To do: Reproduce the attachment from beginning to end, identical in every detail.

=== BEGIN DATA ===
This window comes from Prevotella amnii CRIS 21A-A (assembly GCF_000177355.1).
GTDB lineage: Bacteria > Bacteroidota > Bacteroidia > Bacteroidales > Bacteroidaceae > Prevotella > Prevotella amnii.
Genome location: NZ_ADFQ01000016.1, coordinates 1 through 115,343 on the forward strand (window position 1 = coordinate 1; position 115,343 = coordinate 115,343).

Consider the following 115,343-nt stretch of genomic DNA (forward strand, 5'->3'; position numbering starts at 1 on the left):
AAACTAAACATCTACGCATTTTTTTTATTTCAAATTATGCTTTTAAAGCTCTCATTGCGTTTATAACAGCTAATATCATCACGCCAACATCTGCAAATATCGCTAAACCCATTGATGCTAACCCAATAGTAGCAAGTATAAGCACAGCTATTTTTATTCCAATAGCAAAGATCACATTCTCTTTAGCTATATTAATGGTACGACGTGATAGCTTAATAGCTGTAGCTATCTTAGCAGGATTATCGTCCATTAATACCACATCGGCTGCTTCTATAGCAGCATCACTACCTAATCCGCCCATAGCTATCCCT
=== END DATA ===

This window comes from Prevotella amnii CRIS 21A-A (assembly GCF_000177355.1).
GTDB lineage: Bacteria > Bacteroidota > Bacteroidia > Bacteroidales > Bacteroidaceae > Prevotella > Prevotella amnii.
Genome location: NZ_ADFQ01000016.1, coordinates 1 through 115,343 on the forward strand (window position 1 = coordinate 1; position 115,343 = coordinate 115,343).

Consider the following 115,343-nt stretch of genomic DNA (forward strand, 5'->3'; position numbering starts at 1 on the left):
AAACTAAACATCTACGCATTTTTTTTATTTCAAATTATGCTTTTAAAGCTCTCATTGCGTTTATAACAGCTAATATCATCACGCCAACATCTGCAAATATCGCTAAACCCATTGATGCTAACCCAATAGTAGCAAGTATAAGCACAGCTATTTTTATTCCAATAGCAAAGATCACATTCTCTTTAGCTATATTAATGGTACGACGTGATAGCTTAATAGCTGTAGCTATCTTAGCAGGATTATCGTCCATTAATACCACATCGGCTGCTTCTATAGCAGCATCACTACCTAATCCGCCCATAGCTATCCCT